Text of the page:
Signs of Breast Cancer
Breast cancer is a serious disease. While breast cancer is far more common in women (100 times more than men), it’s possible for men to develop it, too. In order to catch the disease in its early stages, it’s important to recognize the signs that may lead to breast cancer so it can be caught early, thus preventing the need for more complex and serious treatment.
Mammograms can detect breast cancer before there are any outward signs, making annual mammograms a vital factor in early breast cancer detection. However, monthly BSE’s, or breast self-examinations, are also a reliable way to detect developed lumps that may be breast cancer. By routinely examining your breast, you can familiarize yourself with its normal texture, size, and skin condition.
Lumps, swelling in the breasts, or swelling under the armpit (lymph nodes) are common signs of breast cancer. A lump that is painless and has uneven edges is more likely to be cancer. Sometimes, however, lumps can be tender, soft and rounded. Because of all this uncertainty, it’s important for a doctor to examine any lumps you may find. Doctors are the only qualified individuals who can accurately diagnose abnormalities.
Changing of the skin around the nipple and breasts could be signs of breast cancer. The skin around the nipple may become scaly, reddened, flaky or dimply (pitted). The dimply/pitted area can be compared to an orange. Any abnormal colors or textures on any part of the breast could be signs of cancer and should be examined by a doctor. These changes may occur on one or both breasts.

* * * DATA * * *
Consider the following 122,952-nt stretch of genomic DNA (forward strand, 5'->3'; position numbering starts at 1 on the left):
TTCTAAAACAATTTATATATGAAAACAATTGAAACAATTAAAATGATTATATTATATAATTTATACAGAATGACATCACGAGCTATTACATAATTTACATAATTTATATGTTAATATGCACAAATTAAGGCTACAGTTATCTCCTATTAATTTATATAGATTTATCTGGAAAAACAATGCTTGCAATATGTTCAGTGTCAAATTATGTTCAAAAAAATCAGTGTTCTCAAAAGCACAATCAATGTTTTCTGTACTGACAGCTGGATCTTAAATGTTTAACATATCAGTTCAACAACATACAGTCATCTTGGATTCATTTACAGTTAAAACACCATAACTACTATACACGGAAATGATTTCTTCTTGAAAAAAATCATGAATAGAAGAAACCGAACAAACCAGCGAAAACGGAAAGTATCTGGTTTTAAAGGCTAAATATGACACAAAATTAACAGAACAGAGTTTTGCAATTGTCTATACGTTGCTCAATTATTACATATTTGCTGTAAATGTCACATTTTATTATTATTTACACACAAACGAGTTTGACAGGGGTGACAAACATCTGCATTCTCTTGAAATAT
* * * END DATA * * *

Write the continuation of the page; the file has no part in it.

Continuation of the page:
The size and shape of the breast are also indicators of breast cancer. If one or both breasts get larger, it could be a sign of cancer, though unexplained reductions in breast size can also be a sign of cancer. If you notice any change in breast size, a doctor should be consulted immediately.
The nipple should also be carefully monitored. If there is discoloration or flaking, it’s important to get to your doctor for testing as soon as possible. Discharges, either clear or bloody, from the nipple other than breast milk can also be a sign of breast cancer.
Early signs of breast cancer do not usually present pain, but if you experience unusual, persistent pain in your nipples or breast, you should consult your doctor.
Any or all of these signs can be symptoms of less serious, non-cancerous conditions, such as an infection or a cyst. Having your doctor take a look will ease your worry, and if anything is found you’ll be able to take care of it quickly.